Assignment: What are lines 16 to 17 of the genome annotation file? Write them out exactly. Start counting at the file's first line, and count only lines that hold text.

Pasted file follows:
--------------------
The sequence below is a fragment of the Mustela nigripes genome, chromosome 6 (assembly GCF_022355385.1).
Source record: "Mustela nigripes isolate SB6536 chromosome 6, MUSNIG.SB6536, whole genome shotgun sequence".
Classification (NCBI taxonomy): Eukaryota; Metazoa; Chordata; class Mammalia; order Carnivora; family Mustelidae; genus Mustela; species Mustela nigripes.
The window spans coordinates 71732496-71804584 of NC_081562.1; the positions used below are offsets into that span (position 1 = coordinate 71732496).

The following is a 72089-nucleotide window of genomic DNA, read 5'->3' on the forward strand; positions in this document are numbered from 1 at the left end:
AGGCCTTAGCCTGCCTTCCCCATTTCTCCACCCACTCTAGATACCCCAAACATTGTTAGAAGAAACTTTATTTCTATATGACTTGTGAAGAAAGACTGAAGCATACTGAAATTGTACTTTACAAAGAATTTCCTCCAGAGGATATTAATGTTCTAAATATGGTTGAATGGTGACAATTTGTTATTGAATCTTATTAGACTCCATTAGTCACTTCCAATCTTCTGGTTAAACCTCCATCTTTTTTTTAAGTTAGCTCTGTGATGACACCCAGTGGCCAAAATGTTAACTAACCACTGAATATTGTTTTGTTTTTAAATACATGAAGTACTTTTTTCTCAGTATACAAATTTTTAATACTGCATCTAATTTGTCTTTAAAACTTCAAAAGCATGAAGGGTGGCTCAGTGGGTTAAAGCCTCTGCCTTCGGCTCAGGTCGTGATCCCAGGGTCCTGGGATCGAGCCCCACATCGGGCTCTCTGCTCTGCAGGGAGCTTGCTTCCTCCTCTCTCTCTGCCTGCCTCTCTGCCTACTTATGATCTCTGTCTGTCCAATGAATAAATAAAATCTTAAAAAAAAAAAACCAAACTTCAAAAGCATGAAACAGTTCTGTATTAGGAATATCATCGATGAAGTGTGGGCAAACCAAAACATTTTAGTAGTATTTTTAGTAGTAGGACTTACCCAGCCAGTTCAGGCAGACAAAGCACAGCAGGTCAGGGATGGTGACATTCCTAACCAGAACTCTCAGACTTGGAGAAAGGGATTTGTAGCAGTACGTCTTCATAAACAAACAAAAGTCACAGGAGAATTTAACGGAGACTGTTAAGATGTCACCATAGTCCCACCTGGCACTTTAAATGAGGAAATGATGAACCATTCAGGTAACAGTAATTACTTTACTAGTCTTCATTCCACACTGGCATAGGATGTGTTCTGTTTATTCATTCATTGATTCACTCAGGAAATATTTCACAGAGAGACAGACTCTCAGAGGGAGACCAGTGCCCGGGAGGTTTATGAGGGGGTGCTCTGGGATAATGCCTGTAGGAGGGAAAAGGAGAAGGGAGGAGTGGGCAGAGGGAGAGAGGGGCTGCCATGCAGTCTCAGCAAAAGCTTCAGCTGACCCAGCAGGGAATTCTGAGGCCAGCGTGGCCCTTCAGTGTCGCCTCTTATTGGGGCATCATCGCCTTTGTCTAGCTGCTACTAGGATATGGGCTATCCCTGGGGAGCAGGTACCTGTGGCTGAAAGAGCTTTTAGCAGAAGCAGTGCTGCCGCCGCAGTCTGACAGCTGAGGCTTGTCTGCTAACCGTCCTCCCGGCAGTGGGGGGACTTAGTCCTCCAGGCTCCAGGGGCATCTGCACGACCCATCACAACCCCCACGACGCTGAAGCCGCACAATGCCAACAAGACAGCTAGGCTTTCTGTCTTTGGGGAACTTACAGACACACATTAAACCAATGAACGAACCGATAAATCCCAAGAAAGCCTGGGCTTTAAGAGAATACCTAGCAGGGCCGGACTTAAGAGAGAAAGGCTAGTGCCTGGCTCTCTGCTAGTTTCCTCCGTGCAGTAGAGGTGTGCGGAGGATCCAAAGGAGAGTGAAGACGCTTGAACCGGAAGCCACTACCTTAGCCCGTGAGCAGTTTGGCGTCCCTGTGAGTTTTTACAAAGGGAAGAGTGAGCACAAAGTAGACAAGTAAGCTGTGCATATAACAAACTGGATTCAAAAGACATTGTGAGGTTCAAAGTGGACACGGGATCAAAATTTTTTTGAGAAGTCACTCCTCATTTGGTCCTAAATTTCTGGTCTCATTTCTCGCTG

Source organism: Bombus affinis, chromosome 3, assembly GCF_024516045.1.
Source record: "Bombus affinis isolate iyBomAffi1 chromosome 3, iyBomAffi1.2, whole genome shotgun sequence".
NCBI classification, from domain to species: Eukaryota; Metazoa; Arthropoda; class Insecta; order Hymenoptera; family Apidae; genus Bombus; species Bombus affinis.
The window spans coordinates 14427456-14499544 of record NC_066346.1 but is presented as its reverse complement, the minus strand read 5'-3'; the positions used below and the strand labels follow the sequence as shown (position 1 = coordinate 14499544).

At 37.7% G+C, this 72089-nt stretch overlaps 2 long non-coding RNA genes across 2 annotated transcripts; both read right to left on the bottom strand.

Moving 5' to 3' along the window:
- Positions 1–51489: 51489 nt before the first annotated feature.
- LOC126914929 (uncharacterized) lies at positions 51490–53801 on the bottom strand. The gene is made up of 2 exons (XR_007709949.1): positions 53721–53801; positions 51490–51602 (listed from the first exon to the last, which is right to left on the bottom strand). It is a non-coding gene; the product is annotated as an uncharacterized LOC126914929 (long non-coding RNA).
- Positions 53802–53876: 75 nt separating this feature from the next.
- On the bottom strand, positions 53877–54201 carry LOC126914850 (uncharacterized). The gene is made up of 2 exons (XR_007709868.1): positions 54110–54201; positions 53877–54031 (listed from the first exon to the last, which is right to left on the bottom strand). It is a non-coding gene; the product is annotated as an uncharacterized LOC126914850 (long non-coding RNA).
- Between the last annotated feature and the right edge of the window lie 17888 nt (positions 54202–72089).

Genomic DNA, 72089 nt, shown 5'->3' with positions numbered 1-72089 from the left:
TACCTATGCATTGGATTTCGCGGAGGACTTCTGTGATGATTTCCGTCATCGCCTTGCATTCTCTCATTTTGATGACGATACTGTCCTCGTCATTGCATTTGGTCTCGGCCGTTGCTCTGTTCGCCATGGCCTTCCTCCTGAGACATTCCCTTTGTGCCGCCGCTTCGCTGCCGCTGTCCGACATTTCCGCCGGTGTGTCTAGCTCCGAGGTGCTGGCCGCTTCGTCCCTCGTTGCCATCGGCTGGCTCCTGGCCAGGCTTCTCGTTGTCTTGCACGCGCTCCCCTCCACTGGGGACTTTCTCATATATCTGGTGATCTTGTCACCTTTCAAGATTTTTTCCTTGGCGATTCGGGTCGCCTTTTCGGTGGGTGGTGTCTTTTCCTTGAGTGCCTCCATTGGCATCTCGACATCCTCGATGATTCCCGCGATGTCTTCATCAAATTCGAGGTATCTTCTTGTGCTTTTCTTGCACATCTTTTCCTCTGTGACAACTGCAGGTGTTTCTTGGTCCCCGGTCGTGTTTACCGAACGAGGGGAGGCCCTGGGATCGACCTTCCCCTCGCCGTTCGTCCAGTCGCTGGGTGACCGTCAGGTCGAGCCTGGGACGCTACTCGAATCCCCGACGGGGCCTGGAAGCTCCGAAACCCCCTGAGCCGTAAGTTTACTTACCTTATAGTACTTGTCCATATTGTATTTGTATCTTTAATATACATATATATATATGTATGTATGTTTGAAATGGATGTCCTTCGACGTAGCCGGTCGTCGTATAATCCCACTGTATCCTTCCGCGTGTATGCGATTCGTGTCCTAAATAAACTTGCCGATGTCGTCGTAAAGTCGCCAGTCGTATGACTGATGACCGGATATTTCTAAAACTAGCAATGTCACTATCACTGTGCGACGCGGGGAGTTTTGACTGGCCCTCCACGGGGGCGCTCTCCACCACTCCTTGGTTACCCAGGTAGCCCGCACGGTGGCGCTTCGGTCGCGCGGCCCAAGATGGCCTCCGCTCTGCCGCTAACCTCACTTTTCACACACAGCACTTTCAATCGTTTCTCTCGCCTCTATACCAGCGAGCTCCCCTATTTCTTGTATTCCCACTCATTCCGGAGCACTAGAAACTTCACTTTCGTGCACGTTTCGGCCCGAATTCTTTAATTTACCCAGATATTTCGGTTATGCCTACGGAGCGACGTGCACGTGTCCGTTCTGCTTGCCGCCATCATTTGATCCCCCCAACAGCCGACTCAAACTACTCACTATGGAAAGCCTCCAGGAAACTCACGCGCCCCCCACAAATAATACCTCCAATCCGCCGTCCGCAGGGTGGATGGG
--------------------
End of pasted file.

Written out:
- On the bottom strand, positions 53877–54201 carry LOC126914850 (uncharacterized). The gene is made up of 2 exons (XR_007709868.1): positions 54110–54201; positions 53877–54031 (listed from the first exon to the last, which is right to left on the bottom strand). It is a non-coding gene; the product is annotated as an uncharacterized LOC126914850 (long non-coding RNA).
- Between the last annotated feature and the right edge of the window lie 17888 nt (positions 54202–72089).